Thursday, April 24, 2014

What the Heck is Magical Realism?

     What an excellent question, people!  Magical realism is a type of fiction that goes along like any average realistic/historical novel until suddenly the character starts talking to her mother's ghost or bursts into flames at the sight of her one true love.  This kind of book has scenes of magic that highlight the book's themes and heighten the drama of the story, without completely turning it into a work of fantasy.  I started reading a magical realism memoir recently and it's reminded me of how much I love the genre, so here is a list of my favorites!
Just to give you an idea of how many Post-Its I need
to keep up with Woman Warrior
1. Woman Warrior: Memoirs of a Girlhood Among Ghosts by Maxine Hong Kingston- This book is the inspiration for this post.  The writer interspersed stories from her life with stories from her family past, Chinese legends, warped oral histories, and allegories.  It's super confusing and trippy, but with a purpose. And that's my favorite kind of book honestly.
2. Like Water for Chocolate by Laura Esquivel- I read this book in Spanish a few years ago  before I even knew what magical realism was, and I had to read certain passages over and over because I was sure that something was being lost in translation.  But no, I was reading correctly when a woman burst into literal flames at the sight of her lover
3. The House of Spirits by Isabel Allende- The crazy story of a wealthy family divided between a twisted domineering patriarch and his mystical women, set at a time of revolution in Chile.
4.  The Graveyard Book by Neil Gaiman- A classic story of a young man coming of age, except this one is set in a graveyard.  The boy was raised by ghosts and is being hunted by a mythical character called Jack. There is no explanation for anything that occurs in this book, but a lot of it is based in mythology, so most people can figure the details out for themselves.  Many of Gaiman's other books, such as Coraline, are also magical realism.
5. The Book Thief by Markus Zusak- Seems like totally normal (though quite above average) historical fiction centered on the Holocaust, until you realize that the story has a very unusual narrator.
     **Practically every book by Gabriel Garcia Marquez should be on this list as well, since he is one of the greatest magical realist writers ever, but I am an uncultured bum and have read none of them :P  Don't worry though, I will be remedying this problem very soon!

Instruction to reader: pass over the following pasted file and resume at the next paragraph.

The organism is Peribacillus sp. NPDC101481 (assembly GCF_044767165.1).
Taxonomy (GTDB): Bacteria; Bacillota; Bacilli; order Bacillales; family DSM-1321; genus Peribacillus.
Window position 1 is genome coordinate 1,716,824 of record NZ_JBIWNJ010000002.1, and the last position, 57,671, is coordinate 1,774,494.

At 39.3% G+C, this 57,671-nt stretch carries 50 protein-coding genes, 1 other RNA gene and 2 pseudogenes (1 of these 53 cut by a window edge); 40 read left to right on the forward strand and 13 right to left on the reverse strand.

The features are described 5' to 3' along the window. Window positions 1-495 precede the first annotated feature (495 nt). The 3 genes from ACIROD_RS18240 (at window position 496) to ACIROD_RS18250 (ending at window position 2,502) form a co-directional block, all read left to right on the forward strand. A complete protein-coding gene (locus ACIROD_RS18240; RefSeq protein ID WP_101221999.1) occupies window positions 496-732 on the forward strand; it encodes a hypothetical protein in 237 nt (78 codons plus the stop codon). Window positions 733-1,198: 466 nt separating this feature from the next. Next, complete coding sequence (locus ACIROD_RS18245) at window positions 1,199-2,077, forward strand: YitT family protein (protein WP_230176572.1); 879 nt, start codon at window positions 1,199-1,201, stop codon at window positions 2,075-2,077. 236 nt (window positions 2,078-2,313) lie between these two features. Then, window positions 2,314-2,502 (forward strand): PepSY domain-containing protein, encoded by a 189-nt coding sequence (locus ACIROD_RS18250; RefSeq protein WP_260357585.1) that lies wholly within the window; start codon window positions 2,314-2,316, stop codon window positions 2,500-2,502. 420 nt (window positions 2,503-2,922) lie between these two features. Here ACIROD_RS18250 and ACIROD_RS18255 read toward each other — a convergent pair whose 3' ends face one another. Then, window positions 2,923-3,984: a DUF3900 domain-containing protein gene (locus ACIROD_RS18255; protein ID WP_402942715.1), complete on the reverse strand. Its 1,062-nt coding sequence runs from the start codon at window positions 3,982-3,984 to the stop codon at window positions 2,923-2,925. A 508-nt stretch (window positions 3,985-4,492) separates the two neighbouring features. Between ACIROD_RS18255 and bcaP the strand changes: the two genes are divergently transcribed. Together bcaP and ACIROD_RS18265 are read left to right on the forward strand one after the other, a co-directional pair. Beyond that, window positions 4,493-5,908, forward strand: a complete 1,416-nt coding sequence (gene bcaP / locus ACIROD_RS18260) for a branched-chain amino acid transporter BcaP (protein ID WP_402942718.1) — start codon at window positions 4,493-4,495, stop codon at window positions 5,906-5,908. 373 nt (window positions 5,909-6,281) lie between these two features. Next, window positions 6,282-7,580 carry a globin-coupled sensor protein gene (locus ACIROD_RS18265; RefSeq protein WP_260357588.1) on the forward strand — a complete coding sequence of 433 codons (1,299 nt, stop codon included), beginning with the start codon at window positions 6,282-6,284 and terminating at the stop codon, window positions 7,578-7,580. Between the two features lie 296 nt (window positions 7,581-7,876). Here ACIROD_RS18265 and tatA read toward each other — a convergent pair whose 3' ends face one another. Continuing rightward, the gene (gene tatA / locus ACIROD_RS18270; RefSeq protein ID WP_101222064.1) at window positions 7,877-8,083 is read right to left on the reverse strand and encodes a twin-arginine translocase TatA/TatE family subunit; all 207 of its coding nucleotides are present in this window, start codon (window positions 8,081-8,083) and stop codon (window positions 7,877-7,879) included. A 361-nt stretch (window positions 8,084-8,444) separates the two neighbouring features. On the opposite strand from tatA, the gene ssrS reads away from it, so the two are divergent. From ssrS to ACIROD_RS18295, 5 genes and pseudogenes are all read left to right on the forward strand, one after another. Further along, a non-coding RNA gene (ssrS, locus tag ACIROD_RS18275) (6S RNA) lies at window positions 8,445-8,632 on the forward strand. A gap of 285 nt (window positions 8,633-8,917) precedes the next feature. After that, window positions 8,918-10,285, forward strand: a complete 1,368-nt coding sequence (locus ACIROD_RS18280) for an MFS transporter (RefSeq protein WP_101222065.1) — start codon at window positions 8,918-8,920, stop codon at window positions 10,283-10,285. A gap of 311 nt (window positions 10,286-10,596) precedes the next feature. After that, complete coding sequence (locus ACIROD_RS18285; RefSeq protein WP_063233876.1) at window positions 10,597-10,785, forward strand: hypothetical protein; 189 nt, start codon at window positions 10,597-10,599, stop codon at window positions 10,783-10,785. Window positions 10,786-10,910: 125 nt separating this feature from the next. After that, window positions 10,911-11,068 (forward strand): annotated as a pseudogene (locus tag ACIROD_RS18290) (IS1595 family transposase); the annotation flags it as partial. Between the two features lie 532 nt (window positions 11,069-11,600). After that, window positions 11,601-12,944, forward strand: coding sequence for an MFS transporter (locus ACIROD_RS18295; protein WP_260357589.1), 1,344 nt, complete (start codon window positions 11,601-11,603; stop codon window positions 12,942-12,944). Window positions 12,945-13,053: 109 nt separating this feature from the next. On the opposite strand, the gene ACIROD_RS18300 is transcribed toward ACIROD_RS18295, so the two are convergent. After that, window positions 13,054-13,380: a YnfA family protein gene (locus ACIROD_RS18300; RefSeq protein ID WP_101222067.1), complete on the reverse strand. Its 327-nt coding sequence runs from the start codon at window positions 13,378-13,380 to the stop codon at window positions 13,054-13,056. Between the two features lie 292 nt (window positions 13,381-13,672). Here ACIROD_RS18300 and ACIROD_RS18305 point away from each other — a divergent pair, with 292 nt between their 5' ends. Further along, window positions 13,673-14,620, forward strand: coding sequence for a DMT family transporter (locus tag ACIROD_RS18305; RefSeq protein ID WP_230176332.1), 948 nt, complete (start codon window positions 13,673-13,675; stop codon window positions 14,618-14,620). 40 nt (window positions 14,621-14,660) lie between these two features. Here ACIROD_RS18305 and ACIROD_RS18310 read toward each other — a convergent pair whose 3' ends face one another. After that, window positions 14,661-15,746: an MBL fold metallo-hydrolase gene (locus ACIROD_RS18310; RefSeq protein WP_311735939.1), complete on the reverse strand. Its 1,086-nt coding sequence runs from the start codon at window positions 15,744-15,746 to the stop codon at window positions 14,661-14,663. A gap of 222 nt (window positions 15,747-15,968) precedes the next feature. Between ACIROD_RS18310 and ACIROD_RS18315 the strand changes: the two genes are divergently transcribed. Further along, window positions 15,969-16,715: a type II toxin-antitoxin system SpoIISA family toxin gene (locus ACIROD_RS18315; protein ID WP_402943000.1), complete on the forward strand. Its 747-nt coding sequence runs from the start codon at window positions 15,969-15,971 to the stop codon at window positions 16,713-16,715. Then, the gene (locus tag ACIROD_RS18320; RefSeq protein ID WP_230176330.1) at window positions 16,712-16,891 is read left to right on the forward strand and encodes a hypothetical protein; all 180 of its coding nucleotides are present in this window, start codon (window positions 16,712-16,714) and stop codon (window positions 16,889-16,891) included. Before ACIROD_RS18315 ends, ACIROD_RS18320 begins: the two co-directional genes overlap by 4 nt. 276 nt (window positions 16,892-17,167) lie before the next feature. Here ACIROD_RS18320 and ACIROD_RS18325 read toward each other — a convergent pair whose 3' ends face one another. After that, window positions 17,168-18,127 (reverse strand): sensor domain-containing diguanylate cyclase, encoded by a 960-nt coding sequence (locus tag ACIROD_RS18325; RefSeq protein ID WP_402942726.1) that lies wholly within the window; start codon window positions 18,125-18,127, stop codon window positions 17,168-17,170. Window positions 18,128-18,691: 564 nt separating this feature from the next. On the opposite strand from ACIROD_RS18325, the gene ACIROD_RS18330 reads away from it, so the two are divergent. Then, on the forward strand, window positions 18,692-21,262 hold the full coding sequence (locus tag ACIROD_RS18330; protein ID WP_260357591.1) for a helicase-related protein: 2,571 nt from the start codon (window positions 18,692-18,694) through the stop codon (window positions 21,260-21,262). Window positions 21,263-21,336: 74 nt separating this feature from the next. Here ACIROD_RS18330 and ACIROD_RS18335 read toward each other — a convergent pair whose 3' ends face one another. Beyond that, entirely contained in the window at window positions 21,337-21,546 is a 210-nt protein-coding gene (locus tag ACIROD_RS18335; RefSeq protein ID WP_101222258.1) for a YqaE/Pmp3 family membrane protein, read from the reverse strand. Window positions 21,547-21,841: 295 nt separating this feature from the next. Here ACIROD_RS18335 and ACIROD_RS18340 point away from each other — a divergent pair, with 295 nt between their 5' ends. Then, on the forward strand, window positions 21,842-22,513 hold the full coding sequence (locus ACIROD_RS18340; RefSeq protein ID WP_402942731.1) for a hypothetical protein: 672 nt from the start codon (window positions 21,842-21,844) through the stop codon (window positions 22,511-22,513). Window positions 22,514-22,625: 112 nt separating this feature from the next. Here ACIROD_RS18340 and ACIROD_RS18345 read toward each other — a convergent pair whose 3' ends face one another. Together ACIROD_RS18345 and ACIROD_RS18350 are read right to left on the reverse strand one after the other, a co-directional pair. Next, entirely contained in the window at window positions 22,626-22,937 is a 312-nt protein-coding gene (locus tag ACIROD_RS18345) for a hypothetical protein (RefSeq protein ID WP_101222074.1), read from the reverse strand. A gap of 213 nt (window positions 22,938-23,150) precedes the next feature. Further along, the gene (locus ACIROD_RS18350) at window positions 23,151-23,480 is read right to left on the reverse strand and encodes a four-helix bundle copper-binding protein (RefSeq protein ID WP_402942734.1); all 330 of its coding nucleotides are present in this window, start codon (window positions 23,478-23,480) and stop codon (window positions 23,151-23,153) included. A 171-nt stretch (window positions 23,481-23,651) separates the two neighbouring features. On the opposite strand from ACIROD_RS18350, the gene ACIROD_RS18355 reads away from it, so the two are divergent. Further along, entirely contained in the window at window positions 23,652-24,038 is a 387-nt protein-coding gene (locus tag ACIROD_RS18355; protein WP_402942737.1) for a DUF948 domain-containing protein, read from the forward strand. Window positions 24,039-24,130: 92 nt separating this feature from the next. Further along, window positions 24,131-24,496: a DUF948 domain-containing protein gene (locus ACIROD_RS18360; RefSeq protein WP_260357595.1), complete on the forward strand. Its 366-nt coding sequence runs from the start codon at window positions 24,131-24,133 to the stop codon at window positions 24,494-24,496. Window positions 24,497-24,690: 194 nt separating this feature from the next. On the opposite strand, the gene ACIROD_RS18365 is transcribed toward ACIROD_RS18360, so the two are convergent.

- Carly

Tuesday, April 8, 2014

Book Review: On Writing Well by William Zinsser

   
My personal kind of beat-up copy
     I read this book for the first time a few years ago in middle school, when I got it as a birthday present from  an adult who had heard I liked to write stories.  At that time I was in this phase where I believed that the more adjectives and the bigger words I used, the more authoritative I sounded.  So when William Zinsser popped out and started telling me to Simplify, simplify, simply, my first impulse was to slam the book shut. But soon I saw the value of his advice, and that is how On Writing Well changed my life and my perspective on writing.
     What really convinced me to listen to him was how well he wrote.  Zinsser has this awe-inspiringly simple voice when he writes.  Reading his book was like sitting in an English class.  It was like listening to a soft-spoken but amicable relative talk.  True to his own teachings, there was not a single unnecessary adverb or frivolous noun anywhere.  And most of all, it was fun to read.  I think anyone, not just writers, could find enjoyment in this book because he writes so well.
     His excellent writing style aside, the book proffers loads of good advice.  It starts with the basics of building a simple solid sentence and goes on to provide whole chapters on writing articles of every kind: reviews, sports writing, news, humor, travel. He tells you how to conduct an interview.  He explains the process of building a book.  He assures you that although writing is hard and lonely, it is feasible to do it well if you drop the pretenses and write as yourself.  Everything that he says about writing, I have since found to be true.
     The point of this review is that if you use writing in your life or even if you would like to, this is the book to start with.  I have gone back to it many times since middle school and it is always helpful and inspiring.
If you feel the need to add to your platform of writing knowledge, I would follow On Writing Well with  On Writing: A Memoir of the Craft by Stephen King and Writing Magic: Creating Stories that Fly by Gail Carson Levine.
     -Carly